I love visors. I consider them the best possible headwear during the heat and sun of summer. They provide excellent ventilation for the top of your head. They don’t give you “hat head,” that sometimes painful affliction caused by baseball caps that leaves your hair stuck for the day in an unflattering position. And they pack smaller than baseball caps in your backpack.
But perhaps the best feature of a visor is its ability to provide a secure location to keep your sunglasses on top of your head. I keep sunglasses on hand throughout much of the year, but am not the type to keep them safely stored away (and less accessible) in a hard case in my backpack or bag. I like to keep them on my head, where they’re quickly and readily accessible.
If you’re wearing a baseball cap, there’s no good way to keep sunglasses secure on your head. No matter how you place them (0ver the top, above the brim, etc), they slide off too easily. With a visor, however, you can slide the two ear pieces underneath the sides of the visor while you wear it, locking them into place even if you’re moving you’re head around a lot.
1) Secure, easy-to-adjust, and long-lasting adjustment system. Forget those old-school plastic snappies where you line up the bumps with the holes. They inevitably break over time. I prefer either a Velcro closure, or a sliding buckle or strap system, which hold up better over time. If you’re looking at a version that adjusts using a slider or buckle, make sure that it doesn’t loosen with use. It’s a pain to constantly adjust. Also avoid visors that lack an adjustment system and instead rely on a lycra, stretchy-type material to keep them on your head–they won’t stay put, especially over time as the stretch wears out.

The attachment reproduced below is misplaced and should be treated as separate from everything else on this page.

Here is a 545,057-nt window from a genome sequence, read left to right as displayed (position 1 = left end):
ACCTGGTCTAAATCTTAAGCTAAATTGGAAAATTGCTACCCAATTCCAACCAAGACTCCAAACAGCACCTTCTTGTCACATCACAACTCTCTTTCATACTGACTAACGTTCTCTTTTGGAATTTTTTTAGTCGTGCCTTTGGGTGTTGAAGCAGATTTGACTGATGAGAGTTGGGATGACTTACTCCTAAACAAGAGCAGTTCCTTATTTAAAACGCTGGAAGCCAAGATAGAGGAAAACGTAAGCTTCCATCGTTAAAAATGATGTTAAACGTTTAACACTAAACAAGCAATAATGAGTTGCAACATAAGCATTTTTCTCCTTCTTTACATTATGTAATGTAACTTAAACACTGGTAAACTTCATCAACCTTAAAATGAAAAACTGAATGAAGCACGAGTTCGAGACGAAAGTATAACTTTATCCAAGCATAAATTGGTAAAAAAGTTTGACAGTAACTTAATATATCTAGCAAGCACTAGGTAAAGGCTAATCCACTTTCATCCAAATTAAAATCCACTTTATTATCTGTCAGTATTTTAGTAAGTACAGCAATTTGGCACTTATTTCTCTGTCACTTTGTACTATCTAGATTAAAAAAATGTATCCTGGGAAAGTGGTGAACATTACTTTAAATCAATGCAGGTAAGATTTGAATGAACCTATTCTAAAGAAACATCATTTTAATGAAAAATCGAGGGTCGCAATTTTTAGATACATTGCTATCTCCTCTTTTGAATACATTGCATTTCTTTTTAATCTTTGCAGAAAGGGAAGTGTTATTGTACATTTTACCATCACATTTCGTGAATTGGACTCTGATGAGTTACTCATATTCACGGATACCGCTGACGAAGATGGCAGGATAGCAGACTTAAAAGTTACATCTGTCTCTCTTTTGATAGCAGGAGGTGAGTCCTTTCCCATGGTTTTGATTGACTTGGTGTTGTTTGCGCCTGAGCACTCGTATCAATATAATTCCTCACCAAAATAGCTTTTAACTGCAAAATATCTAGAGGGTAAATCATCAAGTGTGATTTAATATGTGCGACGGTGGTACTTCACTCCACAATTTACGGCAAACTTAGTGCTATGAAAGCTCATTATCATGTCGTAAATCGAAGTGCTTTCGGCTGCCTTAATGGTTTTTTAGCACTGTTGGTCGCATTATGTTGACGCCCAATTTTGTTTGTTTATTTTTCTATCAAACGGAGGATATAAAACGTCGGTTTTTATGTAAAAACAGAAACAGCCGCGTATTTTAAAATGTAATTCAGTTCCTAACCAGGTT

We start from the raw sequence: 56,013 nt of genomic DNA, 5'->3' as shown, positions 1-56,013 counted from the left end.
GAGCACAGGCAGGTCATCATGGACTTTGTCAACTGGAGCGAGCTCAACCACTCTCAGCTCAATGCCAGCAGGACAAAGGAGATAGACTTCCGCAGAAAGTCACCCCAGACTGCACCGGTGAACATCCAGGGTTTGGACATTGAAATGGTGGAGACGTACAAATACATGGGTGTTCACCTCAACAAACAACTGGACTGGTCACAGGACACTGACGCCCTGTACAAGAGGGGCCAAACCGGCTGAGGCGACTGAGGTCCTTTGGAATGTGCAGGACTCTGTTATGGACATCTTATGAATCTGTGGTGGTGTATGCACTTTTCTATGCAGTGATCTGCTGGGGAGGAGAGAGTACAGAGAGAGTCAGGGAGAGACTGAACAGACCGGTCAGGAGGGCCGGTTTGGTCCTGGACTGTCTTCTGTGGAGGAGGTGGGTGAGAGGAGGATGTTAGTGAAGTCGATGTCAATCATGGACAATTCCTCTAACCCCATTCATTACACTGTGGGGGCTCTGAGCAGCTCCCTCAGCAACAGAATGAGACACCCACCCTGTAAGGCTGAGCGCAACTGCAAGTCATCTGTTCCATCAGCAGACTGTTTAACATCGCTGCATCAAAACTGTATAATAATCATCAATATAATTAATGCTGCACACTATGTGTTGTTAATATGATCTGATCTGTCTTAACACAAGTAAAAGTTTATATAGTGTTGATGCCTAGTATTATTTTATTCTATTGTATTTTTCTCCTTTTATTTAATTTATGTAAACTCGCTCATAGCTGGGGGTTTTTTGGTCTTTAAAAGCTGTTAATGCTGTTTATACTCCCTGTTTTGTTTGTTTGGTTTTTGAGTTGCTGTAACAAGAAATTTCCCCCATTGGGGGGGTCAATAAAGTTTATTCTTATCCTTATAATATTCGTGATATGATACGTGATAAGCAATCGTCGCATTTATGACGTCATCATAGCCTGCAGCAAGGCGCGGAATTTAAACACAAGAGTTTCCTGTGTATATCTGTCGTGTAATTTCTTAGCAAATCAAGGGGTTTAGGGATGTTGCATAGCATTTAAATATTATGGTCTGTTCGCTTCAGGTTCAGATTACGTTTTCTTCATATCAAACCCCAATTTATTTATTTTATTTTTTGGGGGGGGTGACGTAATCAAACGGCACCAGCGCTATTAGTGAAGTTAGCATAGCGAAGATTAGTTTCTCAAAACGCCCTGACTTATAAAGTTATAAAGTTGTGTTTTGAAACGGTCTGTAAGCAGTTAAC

2) A darker color. Dark blues, grays, browns, and black are better for masking the inevitable dirt and sweat stains that build up on a visor.
3) A narrow section across the forehead. Many visors have broad fronts above the brim, which can extend above your hairline and push your bangs upward, giving you a good case of “visor head.” Visors with less material across the forehead help avoid this, and also make it easier to potentially use a visor underneath a helmet for biking, climbing, or other activity.
4) A durable, moldable brim. I’m constantly curling or straightening the brim of my visor depending on whether it’s raining or sunny, and which direction the rays or rain are coming from. A good visor brim will withstand repeated flexing without cracking or otherwise permanently deforming.
Expect to pay $15-$20 for a good model. Most gear manufacturers include at least one option in their product line, including Mountain Hardwear, Outdoor Research, Patagonia, Columbia, and GoLite.
“Equipped” is an AMC Outdoors blog, written by Matt Heid.